Teaching English abroad is a great way to live in a new country and experience the local culture a bit more in-depth than a typical travel experience. I was looking forward to relaxing on the beach during my days off and teaching the youth of Thailand during the week. I expected to find a stable job making a monthly salary.
Well, my experience was slightly different.
The program I went through, Language Corps, (which I definitely recommend, leave a comment and I’ll certainly send you details!) was wonderful in that it was a month long, full day lessons that even included student teaching and Thai lessons.
It gave us the tools to go out and find the jobs that we wanted.
I started my search in the beach towns of the Krabi province hunting down schools. Ultimately, for a lot of reasons, I wound up in Bangkok teaching one on one to mostly adults at Berlitz International.
Bertliz is huge in Japan, so most of the Japanese companies that outsource manufacturing to Thailand will send Japanese managers for the factories and operations and have them learn English to communicate with the Thai workers.
Hence, where I came in.
Teaching 1 to 1 was a bit different:
Different type of coworkers
I imagined my teaching being immersive, in that I’d be working with Thai staff and getting a feel for the true Thai culture. Instead, I worked with a handful of Thais and mostly middle-aged white men expats.
I did have a Thai office manager that tried to uphold Thai cultural nuances such as don’t put your feet on a chair, definitely got written up for that one once.
Lesson planning was basically nonexistent
Berlitz has set lesson plans and guides to teach from so my lesson planning for a day full of lessons lasted about 15 minutes and usually meant teaching myself about some of the more advanced business English terms.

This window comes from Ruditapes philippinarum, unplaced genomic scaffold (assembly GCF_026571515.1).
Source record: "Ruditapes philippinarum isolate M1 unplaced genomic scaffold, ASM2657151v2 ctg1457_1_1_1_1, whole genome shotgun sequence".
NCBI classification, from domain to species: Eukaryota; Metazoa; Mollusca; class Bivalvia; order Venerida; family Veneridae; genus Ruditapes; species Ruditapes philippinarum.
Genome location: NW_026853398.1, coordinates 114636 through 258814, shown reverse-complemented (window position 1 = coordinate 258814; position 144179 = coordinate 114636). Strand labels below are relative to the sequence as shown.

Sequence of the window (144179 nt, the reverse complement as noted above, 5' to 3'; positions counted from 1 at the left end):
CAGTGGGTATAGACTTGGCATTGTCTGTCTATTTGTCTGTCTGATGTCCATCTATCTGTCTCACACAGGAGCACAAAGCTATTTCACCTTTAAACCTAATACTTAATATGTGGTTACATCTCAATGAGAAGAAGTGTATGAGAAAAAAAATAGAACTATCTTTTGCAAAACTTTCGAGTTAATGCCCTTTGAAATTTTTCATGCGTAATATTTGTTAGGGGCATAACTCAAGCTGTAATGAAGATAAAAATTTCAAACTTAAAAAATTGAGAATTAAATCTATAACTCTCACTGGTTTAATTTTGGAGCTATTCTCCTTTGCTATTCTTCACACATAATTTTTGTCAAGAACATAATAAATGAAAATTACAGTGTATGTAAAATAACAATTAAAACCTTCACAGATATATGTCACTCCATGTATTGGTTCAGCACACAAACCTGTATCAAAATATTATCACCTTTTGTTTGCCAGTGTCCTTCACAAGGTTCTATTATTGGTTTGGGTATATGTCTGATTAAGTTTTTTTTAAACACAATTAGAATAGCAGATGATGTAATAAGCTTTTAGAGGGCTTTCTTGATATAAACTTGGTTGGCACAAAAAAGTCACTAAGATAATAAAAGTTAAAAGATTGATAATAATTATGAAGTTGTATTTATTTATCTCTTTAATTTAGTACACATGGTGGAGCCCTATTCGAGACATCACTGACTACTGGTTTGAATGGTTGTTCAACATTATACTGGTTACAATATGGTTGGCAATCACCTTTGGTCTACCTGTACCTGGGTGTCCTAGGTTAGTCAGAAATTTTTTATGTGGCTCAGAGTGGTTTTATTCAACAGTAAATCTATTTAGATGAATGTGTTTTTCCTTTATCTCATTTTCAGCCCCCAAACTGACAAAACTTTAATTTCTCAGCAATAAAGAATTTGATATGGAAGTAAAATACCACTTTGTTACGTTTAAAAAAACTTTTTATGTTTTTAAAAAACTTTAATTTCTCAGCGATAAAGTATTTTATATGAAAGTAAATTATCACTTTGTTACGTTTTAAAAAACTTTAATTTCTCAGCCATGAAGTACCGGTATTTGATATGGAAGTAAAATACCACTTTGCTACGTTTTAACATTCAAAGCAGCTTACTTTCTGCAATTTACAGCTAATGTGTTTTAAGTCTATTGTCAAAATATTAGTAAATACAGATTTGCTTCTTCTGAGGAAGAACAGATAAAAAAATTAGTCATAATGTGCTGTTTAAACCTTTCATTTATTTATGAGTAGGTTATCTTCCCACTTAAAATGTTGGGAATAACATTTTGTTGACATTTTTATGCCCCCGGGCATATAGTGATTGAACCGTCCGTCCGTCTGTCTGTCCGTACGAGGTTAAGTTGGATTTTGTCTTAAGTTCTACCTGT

Each student had a chart that told me which lesson and in which book the student was on and all I had to do was glimpse at it to make sure I understood what was going on.
My job was 95% small talk
Most of the students were over 35 years old and had moderate to advanced English. They often preferred to just chit chat about the news, their jobs, life, celebrities, etc.
The Japanese are very finicky about how they are perceived so many wanted to perfect their pronunciations and word order in common everyday conversations. Fun fact: I can easily talk about Tiger Woods for an hour and a half now.
I had a lot of No Shows or Cancellations
Most students were very motivated to learn English as they typically were promoted or received raises as their level of English improved, however, because most of the students’ companies were paying for their lessons, often they would not show up or would cancel at the last minute.
The beauty of it all was that I would still get paid for the lesson if they cancelled less than a certain number of hours before the lesson.
Finding relevant examples was a challenge
When teaching English, you don’t want to teach the rules or use their native language to give examples, etc. This proved really challenging when I was in Thailand as an American, teaching Japanese businessmen.
I’ll never forget trying to teach the different types of stores. Supermarket? They don’t have Wegmans or Whole Foods in Japan OR Thailand. I had to do my research for that lesson!
Charades and Pictionary are your best friends
Most lessons had their own images to help with teaching it. But at times, it was super necessary to use gestures or to draw my own pictures to get the student to understand a concept.
The lesson teaching prepositions was always fun; spoiler alert: it often included me hiding “under” a desk or walking “around” the room or other various hilarious things.
Sometimes the students were pretty funny
Let me set the stage: You’re in a 6’ x 6’ room with just you and your student. All of a sudden they say they are lonely in Thailand or they want to take you out to dinner or what the word “slut” means. You don’t get to deflect, really. You’ve got to challenge that bull and deal with it.